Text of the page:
Western Reserve Land Conservancy, which launched its Thriving Communities Institute program to address the foreclosure crisis, is applauding a bill introduced by area congressional representatives to establish a bond program to fund demolition of vacant, abandoned and tax-foreclosed homes.
Land Conservancy President and CEO Rich Cochran and Thriving Communities Institute Director Jim Rokakis, a national expert on the foreclosure crisis, praised U.S. Reps. David Joyce, Marcy Kaptur and Marcia Fudge for introducing the Restore Our Neighborhoods Act, which would authorize up to $4 billion in new bond allocation for states to help fund demolition.
The bill would authorize the sale of tax credit bonds – essentially interest-free loans – to states, which will have the discretion to issue the bonds or allow land banks to issue them. Proceeds from the sale of the bonds would fund demolition of vacant and abandoned homes.
“We are grateful to our representatives for working together in this bipartisan effort to help revitalize the neighborhoods of our region and our nation,” Cochran said. “We applaud their spirit of cooperation. This bill will help our communities demolish the worst of these abandoned homes and create greener, healthier neighborhoods for residents.”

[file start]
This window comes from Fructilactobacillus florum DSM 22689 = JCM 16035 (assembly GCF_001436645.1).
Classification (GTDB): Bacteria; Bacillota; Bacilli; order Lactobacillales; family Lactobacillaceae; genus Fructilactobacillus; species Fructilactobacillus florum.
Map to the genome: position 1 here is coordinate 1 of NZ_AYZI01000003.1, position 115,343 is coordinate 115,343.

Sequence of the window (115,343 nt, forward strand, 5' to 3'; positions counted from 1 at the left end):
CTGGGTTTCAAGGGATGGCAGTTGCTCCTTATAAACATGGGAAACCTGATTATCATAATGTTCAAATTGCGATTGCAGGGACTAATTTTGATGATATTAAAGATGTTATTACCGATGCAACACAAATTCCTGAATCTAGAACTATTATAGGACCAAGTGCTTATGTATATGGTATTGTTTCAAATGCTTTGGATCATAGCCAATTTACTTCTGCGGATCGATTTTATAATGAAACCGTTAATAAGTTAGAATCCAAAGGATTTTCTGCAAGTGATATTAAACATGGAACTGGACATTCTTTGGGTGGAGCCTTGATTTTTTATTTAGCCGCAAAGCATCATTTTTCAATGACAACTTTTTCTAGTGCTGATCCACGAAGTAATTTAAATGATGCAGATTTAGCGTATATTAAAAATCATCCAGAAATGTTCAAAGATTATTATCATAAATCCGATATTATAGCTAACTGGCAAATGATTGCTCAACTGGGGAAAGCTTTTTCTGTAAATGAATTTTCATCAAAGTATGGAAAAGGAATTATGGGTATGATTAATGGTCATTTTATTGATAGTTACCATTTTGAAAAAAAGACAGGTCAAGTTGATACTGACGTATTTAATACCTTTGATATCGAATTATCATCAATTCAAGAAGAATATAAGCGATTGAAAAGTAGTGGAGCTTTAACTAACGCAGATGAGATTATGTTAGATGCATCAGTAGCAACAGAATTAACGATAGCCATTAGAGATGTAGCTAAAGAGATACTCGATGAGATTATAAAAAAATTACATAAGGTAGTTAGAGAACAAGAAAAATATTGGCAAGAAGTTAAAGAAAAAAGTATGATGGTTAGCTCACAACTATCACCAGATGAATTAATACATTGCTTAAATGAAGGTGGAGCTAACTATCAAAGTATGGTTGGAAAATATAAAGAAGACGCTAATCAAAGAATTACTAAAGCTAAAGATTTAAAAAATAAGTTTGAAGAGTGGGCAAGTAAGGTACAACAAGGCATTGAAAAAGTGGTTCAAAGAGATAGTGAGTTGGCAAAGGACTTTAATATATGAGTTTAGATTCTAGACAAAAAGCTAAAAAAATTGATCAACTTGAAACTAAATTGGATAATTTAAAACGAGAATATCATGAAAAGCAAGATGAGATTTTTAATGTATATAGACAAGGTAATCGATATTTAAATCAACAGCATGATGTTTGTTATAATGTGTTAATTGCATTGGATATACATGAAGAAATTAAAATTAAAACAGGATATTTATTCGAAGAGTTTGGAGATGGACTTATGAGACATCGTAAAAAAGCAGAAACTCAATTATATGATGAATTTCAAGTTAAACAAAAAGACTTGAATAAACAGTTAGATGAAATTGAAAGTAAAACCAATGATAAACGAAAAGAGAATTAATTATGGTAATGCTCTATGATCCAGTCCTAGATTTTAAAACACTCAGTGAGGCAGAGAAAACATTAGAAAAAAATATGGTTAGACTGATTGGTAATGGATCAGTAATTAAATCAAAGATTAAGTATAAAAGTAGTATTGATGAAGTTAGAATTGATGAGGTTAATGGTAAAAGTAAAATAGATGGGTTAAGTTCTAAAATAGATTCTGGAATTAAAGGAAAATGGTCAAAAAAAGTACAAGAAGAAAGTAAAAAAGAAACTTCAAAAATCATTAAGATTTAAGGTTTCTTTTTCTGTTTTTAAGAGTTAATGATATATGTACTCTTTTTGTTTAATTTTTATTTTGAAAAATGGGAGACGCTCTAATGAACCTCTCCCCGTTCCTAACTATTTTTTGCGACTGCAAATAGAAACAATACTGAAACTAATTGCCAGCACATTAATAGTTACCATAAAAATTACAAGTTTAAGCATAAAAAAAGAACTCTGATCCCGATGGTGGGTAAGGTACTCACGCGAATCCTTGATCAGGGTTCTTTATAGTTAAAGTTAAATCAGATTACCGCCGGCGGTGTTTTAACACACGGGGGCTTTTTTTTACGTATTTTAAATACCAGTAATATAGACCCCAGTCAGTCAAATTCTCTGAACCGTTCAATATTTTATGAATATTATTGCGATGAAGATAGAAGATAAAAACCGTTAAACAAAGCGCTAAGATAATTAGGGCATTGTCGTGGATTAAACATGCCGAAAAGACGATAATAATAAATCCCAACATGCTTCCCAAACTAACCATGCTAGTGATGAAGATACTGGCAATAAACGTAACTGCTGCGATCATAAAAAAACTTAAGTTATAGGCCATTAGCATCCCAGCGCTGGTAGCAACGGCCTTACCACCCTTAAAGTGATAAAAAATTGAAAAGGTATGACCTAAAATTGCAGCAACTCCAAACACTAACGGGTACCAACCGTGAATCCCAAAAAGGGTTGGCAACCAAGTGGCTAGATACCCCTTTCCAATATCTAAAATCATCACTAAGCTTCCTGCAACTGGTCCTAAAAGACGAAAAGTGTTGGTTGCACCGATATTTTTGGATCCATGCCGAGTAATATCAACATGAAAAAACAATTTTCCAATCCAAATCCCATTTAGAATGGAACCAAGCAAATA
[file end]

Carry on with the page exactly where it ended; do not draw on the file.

On Wednesday, Cochran was one of the speakers at a Cleveland press conference announcing the introduction of the bill.
In Flint, Mich., Rokakis said, the community invested $3.5 million in bonds and preserved $112 million in property value. He said the proposed bond program would help demolish blighted structures across the nation and help stabilize local real estate markets.
“We know that vacant properties attract crime, lower surrounding property values and cost our cities millions in service costs and unrealized tax revenues,” Rokakis said. “This threatens the safety and the stability of some of our most beautiful and historic neighborhoods.”
Rokakis said there are more than 100,000 homes in Ohio in need of demolition, and that the presence of abandoned houses in a neighborhood makes neighbors more likely to abandon their own homes, creating a downward spiral of foreclosure.
Western Reserve Land Conservancy, which permanently protects natural lands, working farmlands, urban lands and coastal lands in northern Ohio, has preserved a total of 474 properties and 34,441 acres in the region. The Land Conservancy is headquartered in Moreland Hills and has field offices in Cleveland, Akron, Oberlin, Medina, Orwell, Painesville, Lisbon and Orrville.
The Land Conservancy’s Thriving Communities Institute was established in March 2011 in response to the foreclosure crisis that devastated many of our neighborhoods. Thriving Communities has helped form 15 county land banks throughout Ohio and works with community leaders to revitalize neighborhoods.